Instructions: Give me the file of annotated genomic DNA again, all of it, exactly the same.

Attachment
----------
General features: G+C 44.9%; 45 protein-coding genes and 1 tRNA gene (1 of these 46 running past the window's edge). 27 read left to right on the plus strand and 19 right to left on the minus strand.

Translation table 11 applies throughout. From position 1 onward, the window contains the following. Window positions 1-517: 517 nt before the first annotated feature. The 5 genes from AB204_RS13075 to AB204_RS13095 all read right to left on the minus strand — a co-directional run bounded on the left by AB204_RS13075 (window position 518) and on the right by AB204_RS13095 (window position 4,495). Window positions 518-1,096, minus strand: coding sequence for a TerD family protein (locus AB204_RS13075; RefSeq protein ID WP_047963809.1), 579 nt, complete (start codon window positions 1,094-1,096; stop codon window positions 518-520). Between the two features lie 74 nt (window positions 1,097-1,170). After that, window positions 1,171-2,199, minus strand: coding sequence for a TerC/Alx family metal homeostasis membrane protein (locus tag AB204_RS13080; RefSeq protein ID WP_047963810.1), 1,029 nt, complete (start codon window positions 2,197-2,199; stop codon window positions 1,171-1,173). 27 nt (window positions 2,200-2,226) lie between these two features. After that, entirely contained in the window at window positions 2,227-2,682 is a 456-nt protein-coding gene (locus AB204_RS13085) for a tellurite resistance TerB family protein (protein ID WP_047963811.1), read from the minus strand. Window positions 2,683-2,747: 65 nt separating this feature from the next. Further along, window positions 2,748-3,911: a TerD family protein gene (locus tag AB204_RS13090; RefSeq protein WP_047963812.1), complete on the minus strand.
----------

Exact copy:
General features: G+C 44.9%; 45 protein-coding genes and 1 tRNA gene (1 of these 46 running past the window's edge). 27 read left to right on the plus strand and 19 right to left on the minus strand.

Translation table 11 applies throughout. From position 1 onward, the window contains the following. Window positions 1-517: 517 nt before the first annotated feature. The 5 genes from AB204_RS13075 to AB204_RS13095 all read right to left on the minus strand — a co-directional run bounded on the left by AB204_RS13075 (window position 518) and on the right by AB204_RS13095 (window position 4,495). Window positions 518-1,096, minus strand: coding sequence for a TerD family protein (locus AB204_RS13075; RefSeq protein ID WP_047963809.1), 579 nt, complete (start codon window positions 1,094-1,096; stop codon window positions 518-520). Between the two features lie 74 nt (window positions 1,097-1,170). After that, window positions 1,171-2,199, minus strand: coding sequence for a TerC/Alx family metal homeostasis membrane protein (locus tag AB204_RS13080; RefSeq protein ID WP_047963810.1), 1,029 nt, complete (start codon window positions 2,197-2,199; stop codon window positions 1,171-1,173). 27 nt (window positions 2,200-2,226) lie between these two features. After that, entirely contained in the window at window positions 2,227-2,682 is a 456-nt protein-coding gene (locus AB204_RS13085) for a tellurite resistance TerB family protein (protein ID WP_047963811.1), read from the minus strand. Window positions 2,683-2,747: 65 nt separating this feature from the next. Further along, window positions 2,748-3,911: a TerD family protein gene (locus tag AB204_RS13090; RefSeq protein WP_047963812.1), complete on the minus strand.